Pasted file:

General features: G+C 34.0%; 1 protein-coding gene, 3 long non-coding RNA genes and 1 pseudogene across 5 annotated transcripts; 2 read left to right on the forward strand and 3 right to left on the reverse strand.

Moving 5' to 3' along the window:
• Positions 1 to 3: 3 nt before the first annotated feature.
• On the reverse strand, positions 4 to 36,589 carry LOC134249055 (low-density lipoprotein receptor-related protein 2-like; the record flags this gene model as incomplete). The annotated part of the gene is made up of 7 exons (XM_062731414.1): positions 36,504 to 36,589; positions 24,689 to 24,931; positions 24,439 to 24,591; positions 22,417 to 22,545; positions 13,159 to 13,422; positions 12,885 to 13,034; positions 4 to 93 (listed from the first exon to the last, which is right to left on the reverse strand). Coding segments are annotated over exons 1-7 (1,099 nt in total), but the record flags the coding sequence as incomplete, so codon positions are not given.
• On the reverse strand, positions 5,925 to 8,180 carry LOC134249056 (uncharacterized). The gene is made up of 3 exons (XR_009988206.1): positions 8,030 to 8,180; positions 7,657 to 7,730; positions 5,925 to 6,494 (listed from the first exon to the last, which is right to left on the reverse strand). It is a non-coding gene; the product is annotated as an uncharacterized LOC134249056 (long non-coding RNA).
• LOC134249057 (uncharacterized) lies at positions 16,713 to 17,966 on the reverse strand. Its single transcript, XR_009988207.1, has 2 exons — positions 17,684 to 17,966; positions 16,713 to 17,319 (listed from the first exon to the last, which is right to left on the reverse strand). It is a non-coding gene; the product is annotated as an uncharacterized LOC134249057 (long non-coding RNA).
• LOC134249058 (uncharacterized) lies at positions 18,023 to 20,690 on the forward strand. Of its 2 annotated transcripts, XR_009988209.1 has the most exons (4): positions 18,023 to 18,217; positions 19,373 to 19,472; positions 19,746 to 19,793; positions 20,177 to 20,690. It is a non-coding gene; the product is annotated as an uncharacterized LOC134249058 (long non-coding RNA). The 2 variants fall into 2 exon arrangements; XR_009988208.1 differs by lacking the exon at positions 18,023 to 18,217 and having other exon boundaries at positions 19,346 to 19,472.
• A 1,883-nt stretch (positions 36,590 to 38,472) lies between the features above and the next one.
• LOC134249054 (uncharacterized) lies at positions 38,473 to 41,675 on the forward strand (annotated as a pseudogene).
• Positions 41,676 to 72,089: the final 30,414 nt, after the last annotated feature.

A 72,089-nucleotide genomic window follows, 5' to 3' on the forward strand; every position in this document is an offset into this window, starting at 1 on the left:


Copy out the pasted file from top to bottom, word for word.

General features: G+C 34.0%; 1 protein-coding gene, 3 long non-coding RNA genes and 1 pseudogene across 5 annotated transcripts; 2 read left to right on the forward strand and 3 right to left on the reverse strand.

Moving 5' to 3' along the window:
• Positions 1 to 3: 3 nt before the first annotated feature.
• On the reverse strand, positions 4 to 36,589 carry LOC134249055 (low-density lipoprotein receptor-related protein 2-like; the record flags this gene model as incomplete). The annotated part of the gene is made up of 7 exons (XM_062731414.1): positions 36,504 to 36,589; positions 24,689 to 24,931; positions 24,439 to 24,591; positions 22,417 to 22,545; positions 13,159 to 13,422; positions 12,885 to 13,034; positions 4 to 93 (listed from the first exon to the last, which is right to left on the reverse strand). Coding segments are annotated over exons 1-7 (1,099 nt in total), but the record flags the coding sequence as incomplete, so codon positions are not given.
• On the reverse strand, positions 5,925 to 8,180 carry LOC134249056 (uncharacterized). The gene is made up of 3 exons (XR_009988206.1): positions 8,030 to 8,180; positions 7,657 to 7,730; positions 5,925 to 6,494 (listed from the first exon to the last, which is right to left on the reverse strand). It is a non-coding gene; the product is annotated as an uncharacterized LOC134249056 (long non-coding RNA).
• LOC134249057 (uncharacterized) lies at positions 16,713 to 17,966 on the reverse strand. Its single transcript, XR_009988207.1, has 2 exons — positions 17,684 to 17,966; positions 16,713 to 17,319 (listed from the first exon to the last, which is right to left on the reverse strand). It is a non-coding gene; the product is annotated as an uncharacterized LOC134249057 (long non-coding RNA).
• LOC134249058 (uncharacterized) lies at positions 18,023 to 20,690 on the forward strand. Of its 2 annotated transcripts, XR_009988209.1 has the most exons (4): positions 18,023 to 18,217; positions 19,373 to 19,472; positions 19,746 to 19,793; positions 20,177 to 20,690. It is a non-coding gene; the product is annotated as an uncharacterized LOC134249058 (long non-coding RNA). The 2 variants fall into 2 exon arrangements; XR_009988208.1 differs by lacking the exon at positions 18,023 to 18,217 and having other exon boundaries at positions 19,346 to 19,472.
• A 1,883-nt stretch (positions 36,590 to 38,472) lies between the features above and the next one.
• LOC134249054 (uncharacterized) lies at positions 38,473 to 41,675 on the forward strand (annotated as a pseudogene).
• Positions 41,676 to 72,089: the final 30,414 nt, after the last annotated feature.

A 72,089-nucleotide genomic window follows, 5' to 3' on the forward strand; every position in this document is an offset into this window, starting at 1 on the left: